Closing Chicago’s ‘Lox Box’
A Windy City Jewish tradition for 50 years—bagels and lox, delivered to your door—may soon disappear
The same is true across Chicago, even though the region’s Jewish population is increasing. According to the Jewish United Fund’s 2010 Metropolitan Chicago Jewish Population Study, Chicago’s Jewish population has increased to 291,800 from 270,500 in 2000. However, the Chicago Jewish Star points out that the survey’s healthy number includes areas far from Chicago’s city core, which is home to the area’s older, established synagogues. In 2010, the paper ran a cover story about “non-Orthodox attrition,” reporting that a half-dozen Chicago-area synagogues were closing, merging, or moving. These changes reflect the aging of mostly Conservative and Traditional shuls, where lox-box fundraisers once thrived.
Orthodox synagogues are flourishing in the area, as the same Star article explains, but these congregations—as well as Orthodox day schools and yeshivas—are looking at larger-scale, more lucrative fundraisers, not labor-intensive, one-house-at-a-time lox-box campaigns. Today, these organizations are planning sporting events, concerts, and Chinese auctions to bring in funds.
Efrem Popel has chaired the Chinese auction at Beis Medrash Mikor Hachaim for about 10 years. He described this event as “a glorified raffle, which has raised as much as $30,000.” Popel sees no place for lox boxes with the younger crowd at his Orthodox shul: “The lox and bagel breakfast is of the previous generations,” he said. “It’s just not a draw for us. Our crowd would rather buy cookies, cake, and a Starbucks coffee on a Sunday morning.”
Fewer synagogues and organizations coordinate lox-box fundraisers. Costs are up. Sales are down. It’s harder than ever to find volunteers to pack and deliver the boxes. And the target audience is shrinking, and aging. To Stern, lox boxes that sell for over $25 are just too expensive for most people: “The cost of food has almost doubled, and many vendors can no longer provide free products,” she said. “It’s pitiful that some synagogues sell so few lox boxes. Why even bother?”
Still, Redfern suggests that lox boxes are worth the time and effort. Congregation Beth Shalom is one of the three largest Conservative synagogues in the area, with over 1,200 families. In March 2011, its men’s club sold a whopping 1,400 lox boxes, including over 500 that were donated to the poor. “Our lox box sales net a 30 percent profit and make the difference between having money and not having money,” said Redfern. “Without it, we couldn’t do scholarships, go to conventions, or bring in a speaker for a Holocaust program.”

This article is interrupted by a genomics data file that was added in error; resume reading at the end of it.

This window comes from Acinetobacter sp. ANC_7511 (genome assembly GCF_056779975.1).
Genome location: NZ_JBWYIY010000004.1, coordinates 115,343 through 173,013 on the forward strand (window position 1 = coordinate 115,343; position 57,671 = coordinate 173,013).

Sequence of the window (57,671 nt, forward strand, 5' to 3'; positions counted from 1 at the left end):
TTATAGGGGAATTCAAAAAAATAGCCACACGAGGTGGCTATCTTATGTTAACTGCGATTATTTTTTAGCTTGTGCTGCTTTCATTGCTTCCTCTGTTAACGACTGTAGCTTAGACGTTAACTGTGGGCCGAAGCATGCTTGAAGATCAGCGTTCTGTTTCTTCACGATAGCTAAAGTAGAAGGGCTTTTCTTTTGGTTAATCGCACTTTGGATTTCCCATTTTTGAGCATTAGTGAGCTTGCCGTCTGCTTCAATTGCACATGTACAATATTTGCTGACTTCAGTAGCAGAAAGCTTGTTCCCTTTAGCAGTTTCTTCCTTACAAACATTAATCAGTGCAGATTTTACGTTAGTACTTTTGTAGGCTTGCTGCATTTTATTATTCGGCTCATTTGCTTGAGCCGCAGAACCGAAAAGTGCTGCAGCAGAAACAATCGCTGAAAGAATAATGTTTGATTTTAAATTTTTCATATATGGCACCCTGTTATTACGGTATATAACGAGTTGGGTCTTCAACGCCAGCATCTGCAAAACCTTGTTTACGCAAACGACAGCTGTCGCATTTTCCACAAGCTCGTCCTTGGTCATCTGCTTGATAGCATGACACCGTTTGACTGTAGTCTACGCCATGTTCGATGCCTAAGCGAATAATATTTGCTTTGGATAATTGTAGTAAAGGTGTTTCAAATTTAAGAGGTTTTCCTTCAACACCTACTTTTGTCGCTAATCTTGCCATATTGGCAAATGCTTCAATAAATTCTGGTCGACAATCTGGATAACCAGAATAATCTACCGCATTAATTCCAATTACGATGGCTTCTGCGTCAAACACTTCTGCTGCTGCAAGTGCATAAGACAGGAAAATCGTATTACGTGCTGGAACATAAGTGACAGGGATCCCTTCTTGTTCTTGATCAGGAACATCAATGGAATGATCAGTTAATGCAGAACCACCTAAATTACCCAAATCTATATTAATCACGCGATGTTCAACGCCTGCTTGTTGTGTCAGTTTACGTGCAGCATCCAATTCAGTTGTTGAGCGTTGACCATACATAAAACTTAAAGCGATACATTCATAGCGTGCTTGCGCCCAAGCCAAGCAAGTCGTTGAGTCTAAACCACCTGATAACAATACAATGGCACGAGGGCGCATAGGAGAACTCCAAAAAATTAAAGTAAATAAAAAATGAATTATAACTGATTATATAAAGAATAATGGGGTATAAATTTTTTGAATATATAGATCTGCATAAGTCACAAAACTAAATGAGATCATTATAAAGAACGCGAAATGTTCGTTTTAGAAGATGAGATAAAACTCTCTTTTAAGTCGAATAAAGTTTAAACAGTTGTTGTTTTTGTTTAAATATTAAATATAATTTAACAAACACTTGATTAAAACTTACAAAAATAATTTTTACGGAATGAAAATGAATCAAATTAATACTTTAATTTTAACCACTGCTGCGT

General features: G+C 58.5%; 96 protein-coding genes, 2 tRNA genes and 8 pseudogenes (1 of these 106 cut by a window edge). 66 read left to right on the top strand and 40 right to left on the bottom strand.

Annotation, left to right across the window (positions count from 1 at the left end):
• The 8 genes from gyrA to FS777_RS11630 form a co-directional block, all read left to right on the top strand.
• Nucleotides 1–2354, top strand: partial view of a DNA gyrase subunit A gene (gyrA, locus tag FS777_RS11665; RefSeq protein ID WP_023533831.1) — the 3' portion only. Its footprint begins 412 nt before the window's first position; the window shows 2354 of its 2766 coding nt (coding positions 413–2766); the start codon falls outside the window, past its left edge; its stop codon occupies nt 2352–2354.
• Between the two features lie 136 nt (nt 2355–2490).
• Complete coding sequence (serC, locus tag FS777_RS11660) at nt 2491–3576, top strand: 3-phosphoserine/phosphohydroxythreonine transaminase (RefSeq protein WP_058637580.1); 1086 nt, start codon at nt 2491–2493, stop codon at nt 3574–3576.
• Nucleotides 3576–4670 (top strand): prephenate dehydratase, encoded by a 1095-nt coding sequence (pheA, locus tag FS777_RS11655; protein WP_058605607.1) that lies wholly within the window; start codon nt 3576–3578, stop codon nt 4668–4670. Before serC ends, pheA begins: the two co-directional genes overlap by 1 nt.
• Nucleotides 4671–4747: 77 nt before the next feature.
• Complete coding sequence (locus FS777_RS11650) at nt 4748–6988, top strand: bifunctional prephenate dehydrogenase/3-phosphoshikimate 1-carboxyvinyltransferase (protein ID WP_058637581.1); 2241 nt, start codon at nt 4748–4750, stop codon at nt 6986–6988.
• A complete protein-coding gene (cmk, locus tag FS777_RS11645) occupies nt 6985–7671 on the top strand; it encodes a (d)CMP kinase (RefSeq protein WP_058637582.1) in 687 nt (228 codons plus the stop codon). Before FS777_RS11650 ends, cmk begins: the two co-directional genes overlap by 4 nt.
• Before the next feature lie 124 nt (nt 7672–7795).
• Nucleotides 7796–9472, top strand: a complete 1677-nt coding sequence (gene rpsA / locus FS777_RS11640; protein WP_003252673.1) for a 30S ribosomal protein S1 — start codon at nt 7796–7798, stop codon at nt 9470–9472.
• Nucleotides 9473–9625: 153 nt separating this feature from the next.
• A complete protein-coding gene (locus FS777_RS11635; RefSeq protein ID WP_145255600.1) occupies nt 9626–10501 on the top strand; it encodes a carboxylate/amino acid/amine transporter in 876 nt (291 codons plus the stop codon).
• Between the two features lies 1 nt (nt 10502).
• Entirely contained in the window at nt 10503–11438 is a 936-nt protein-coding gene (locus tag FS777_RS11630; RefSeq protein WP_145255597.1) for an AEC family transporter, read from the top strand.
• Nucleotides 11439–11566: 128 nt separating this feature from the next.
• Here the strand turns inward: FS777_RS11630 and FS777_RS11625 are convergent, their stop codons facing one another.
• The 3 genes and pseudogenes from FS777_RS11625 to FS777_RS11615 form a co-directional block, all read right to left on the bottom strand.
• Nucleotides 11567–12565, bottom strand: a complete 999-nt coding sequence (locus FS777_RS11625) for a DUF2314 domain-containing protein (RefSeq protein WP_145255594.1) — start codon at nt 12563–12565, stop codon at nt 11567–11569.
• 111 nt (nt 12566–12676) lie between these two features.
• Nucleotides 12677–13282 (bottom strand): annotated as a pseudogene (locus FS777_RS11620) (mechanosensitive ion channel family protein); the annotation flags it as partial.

When Redfern explains lox-box fundraisers at the annual National Federation of Jewish Men’s Club meeting, people from most regions haven’t the vaguest idea what he’s talking about; although similar campaigns exist elsewhere, the lox box holds a unique place in Chicago’s Jewish history. When Redfern explains that lox boxes can bring in a profit of between 20 percent and 40 percent, people pay attention.
But if larger congregations like Redfern’s Congregation Beth Shalom can maintain healthy lox-box fundraisers, the declining membershp and continued closures of many of Chicago’s non-Orthodox synagogues would seem to indicate that lox boxes are on the way out.
At the campaign’s peak in the 1990s, Congregation Kol Emeth sold 650 lox boxes a year. Fern Katz remembers: “They sold for around $18, and we had a 50 percent profit. But we have an older congregation; we didn’t have the drivers and runners. So, we ended lox box in around 2006.” In the end, she explained, “it was difficult to get people to work—numbers of sales had dropped to half, costs were up, and we didn’t want to charge more than $20.”
Manpower is a huge issue. Sandra Silverglade was an active participant in her Ilana Na’amat chapter’s lox box—one of the first Na’amat chapters to do one. “We stopped selling lox boxes about 15 years ago, because our babies had grown and women went to work,” she explained. “It made more sense for us to write a check to Israel and not do tedious work to sell a product.”
Silverglade laments the loss of camaraderie that accompanied the end of their Na’amat lox-box operation. “It was a way of bringing women together, a group thing. We’re less unified now,” she admitted. “Lox boxes created a closeness, a friendship, where we would help each other. We delivered packages and raised funds—and we had a blast!”
For the past several years, the sisterhood of Congregation Ezras Israel, a traditional synagogue on Chicago’s North Side, has considered ending its lox box. In the 1970s and ’80s, Ezras Israel packed around 1,500 people in three High Holiday services. Today, it is an aging shul of approximately 270 member units. Its lox box sales peaked at 500 boxes in the mid 1990s; they hope to sell 150 boxes this fall. Doris Rosenberg, 90, who chairs the sisterhood’s lox-box committee, explained: “Last year we netted around $2,700, a small percentage of our synagogue’s overall operating budget. But it helps.” Even the sisterhood’s indefatigable Pearl Glotzer, who sells 40 boxes on her own, cannot counterbalance the trend of lower sales. Glotzer acknowledged: “A number of people have passed away, so we lose out on those sales.” The synagogue may eliminate delivery routes, but it will keep the tradition alive, for now.
Tradition is at the heart of the lox-box culture, and people who love to do lox boxes insist that when their shuls merge or die, lox boxes will be the last thing to go. As Harvey Gold, executive director of Congregation Beth Shalom put it, “We’re going to sell lox boxes until we run out of lox.”
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